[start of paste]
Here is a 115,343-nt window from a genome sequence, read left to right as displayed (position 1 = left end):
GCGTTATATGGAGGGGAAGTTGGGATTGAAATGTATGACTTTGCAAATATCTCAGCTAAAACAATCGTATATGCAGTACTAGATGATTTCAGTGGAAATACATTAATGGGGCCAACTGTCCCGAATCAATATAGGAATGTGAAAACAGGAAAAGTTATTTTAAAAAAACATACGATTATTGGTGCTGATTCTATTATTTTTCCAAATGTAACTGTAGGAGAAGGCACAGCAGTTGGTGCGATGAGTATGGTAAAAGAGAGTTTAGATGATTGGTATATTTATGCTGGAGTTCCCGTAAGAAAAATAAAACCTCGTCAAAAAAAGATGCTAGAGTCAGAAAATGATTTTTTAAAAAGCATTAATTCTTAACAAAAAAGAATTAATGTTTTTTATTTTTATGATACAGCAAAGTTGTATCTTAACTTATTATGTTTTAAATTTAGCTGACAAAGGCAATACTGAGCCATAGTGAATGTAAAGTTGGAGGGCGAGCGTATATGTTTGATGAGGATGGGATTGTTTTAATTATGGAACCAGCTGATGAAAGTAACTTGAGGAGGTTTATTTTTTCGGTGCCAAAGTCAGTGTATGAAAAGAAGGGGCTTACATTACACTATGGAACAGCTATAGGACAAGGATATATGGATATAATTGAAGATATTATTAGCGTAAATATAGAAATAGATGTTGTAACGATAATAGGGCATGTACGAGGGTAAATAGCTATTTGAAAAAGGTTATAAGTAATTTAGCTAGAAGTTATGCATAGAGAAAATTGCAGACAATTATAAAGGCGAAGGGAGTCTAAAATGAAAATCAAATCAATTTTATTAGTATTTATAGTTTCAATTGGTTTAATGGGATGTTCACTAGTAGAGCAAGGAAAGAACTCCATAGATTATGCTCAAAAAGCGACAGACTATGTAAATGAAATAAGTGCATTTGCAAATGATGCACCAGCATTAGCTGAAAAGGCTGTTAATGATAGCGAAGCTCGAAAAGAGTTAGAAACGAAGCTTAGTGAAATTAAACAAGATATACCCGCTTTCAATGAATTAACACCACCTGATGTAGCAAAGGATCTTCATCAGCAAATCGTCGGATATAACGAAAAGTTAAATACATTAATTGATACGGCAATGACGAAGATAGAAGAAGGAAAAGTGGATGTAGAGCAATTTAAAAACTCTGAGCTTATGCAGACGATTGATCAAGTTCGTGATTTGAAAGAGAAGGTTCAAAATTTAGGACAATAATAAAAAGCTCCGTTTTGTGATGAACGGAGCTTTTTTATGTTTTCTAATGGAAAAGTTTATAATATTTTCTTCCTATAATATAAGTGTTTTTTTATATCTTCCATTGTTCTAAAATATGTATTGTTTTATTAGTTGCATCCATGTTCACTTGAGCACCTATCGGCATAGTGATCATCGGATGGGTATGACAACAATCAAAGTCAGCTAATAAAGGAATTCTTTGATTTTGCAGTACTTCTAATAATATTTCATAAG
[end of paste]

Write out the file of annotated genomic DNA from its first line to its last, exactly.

Here is a 115,343-nt window from a genome sequence, read left to right as displayed (position 1 = left end):
GCGTTATATGGAGGGGAAGTTGGGATTGAAATGTATGACTTTGCAAATATCTCAGCTAAAACAATCGTATATGCAGTACTAGATGATTTCAGTGGAAATACATTAATGGGGCCAACTGTCCCGAATCAATATAGGAATGTGAAAACAGGAAAAGTTATTTTAAAAAAACATACGATTATTGGTGCTGATTCTATTATTTTTCCAAATGTAACTGTAGGAGAAGGCACAGCAGTTGGTGCGATGAGTATGGTAAAAGAGAGTTTAGATGATTGGTATATTTATGCTGGAGTTCCCGTAAGAAAAATAAAACCTCGTCAAAAAAAGATGCTAGAGTCAGAAAATGATTTTTTAAAAAGCATTAATTCTTAACAAAAAAGAATTAATGTTTTTTATTTTTATGATACAGCAAAGTTGTATCTTAACTTATTATGTTTTAAATTTAGCTGACAAAGGCAATACTGAGCCATAGTGAATGTAAAGTTGGAGGGCGAGCGTATATGTTTGATGAGGATGGGATTGTTTTAATTATGGAACCAGCTGATGAAAGTAACTTGAGGAGGTTTATTTTTTCGGTGCCAAAGTCAGTGTATGAAAAGAAGGGGCTTACATTACACTATGGAACAGCTATAGGACAAGGATATATGGATATAATTGAAGATATTATTAGCGTAAATATAGAAATAGATGTTGTAACGATAATAGGGCATGTACGAGGGTAAATAGCTATTTGAAAAAGGTTATAAGTAATTTAGCTAGAAGTTATGCATAGAGAAAATTGCAGACAATTATAAAGGCGAAGGGAGTCTAAAATGAAAATCAAATCAATTTTATTAGTATTTATAGTTTCAATTGGTTTAATGGGATGTTCACTAGTAGAGCAAGGAAAGAACTCCATAGATTATGCTCAAAAAGCGACAGACTATGTAAATGAAATAAGTGCATTTGCAAATGATGCACCAGCATTAGCTGAAAAGGCTGTTAATGATAGCGAAGCTCGAAAAGAGTTAGAAACGAAGCTTAGTGAAATTAAACAAGATATACCCGCTTTCAATGAATTAACACCACCTGATGTAGCAAAGGATCTTCATCAGCAAATCGTCGGATATAACGAAAAGTTAAATACATTAATTGATACGGCAATGACGAAGATAGAAGAAGGAAAAGTGGATGTAGAGCAATTTAAAAACTCTGAGCTTATGCAGACGATTGATCAAGTTCGTGATTTGAAAGAGAAGGTTCAAAATTTAGGACAATAATAAAAAGCTCCGTTTTGTGATGAACGGAGCTTTTTTATGTTTTCTAATGGAAAAGTTTATAATATTTTCTTCCTATAATATAAGTGTTTTTTTATATCTTCCATTGTTCTAAAATATGTATTGTTTTATTAGTTGCATCCATGTTCACTTGAGCACCTATCGGCATAGTGATCATCGGATGGGTATGACAACAATCAAAGTCAGCTAATAAAGGAATTCTTTGATTTTGCAGTACTTCTAATAATATTTCATAAG